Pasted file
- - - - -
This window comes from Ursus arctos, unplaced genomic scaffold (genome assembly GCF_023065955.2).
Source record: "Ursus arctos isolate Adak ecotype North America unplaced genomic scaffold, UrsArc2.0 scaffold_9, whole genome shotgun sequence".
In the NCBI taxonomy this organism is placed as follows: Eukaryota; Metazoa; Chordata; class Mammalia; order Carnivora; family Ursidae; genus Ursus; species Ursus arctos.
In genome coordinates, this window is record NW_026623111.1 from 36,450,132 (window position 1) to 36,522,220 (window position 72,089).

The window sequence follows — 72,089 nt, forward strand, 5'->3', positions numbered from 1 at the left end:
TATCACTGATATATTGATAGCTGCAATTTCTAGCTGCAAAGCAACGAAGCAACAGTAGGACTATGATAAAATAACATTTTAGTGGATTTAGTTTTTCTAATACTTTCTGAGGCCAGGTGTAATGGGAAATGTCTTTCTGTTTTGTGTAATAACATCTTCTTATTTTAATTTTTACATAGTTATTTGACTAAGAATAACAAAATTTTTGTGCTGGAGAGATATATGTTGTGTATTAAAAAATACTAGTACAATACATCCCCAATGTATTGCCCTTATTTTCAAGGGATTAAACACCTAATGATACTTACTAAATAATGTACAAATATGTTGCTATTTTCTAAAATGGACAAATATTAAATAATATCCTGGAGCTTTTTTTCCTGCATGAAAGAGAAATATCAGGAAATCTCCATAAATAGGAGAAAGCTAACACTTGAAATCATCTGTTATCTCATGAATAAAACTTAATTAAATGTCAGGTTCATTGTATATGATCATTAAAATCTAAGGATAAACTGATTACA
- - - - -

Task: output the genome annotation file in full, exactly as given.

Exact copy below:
This window comes from Ursus arctos, unplaced genomic scaffold (genome assembly GCF_023065955.2).
Source record: "Ursus arctos isolate Adak ecotype North America unplaced genomic scaffold, UrsArc2.0 scaffold_9, whole genome shotgun sequence".
In the NCBI taxonomy this organism is placed as follows: Eukaryota; Metazoa; Chordata; class Mammalia; order Carnivora; family Ursidae; genus Ursus; species Ursus arctos.
In genome coordinates, this window is record NW_026623111.1 from 36,450,132 (window position 1) to 36,522,220 (window position 72,089).

The window sequence follows — 72,089 nt, forward strand, 5'->3', positions numbered from 1 at the left end:
TATCACTGATATATTGATAGCTGCAATTTCTAGCTGCAAAGCAACGAAGCAACAGTAGGACTATGATAAAATAACATTTTAGTGGATTTAGTTTTTCTAATACTTTCTGAGGCCAGGTGTAATGGGAAATGTCTTTCTGTTTTGTGTAATAACATCTTCTTATTTTAATTTTTACATAGTTATTTGACTAAGAATAACAAAATTTTTGTGCTGGAGAGATATATGTTGTGTATTAAAAAATACTAGTACAATACATCCCCAATGTATTGCCCTTATTTTCAAGGGATTAAACACCTAATGATACTTACTAAATAATGTACAAATATGTTGCTATTTTCTAAAATGGACAAATATTAAATAATATCCTGGAGCTTTTTTTCCTGCATGAAAGAGAAATATCAGGAAATCTCCATAAATAGGAGAAAGCTAACACTTGAAATCATCTGTTATCTCATGAATAAAACTTAATTAAATGTCAGGTTCATTGTATATGATCATTAAAATCTAAGGATAAACTGATTACA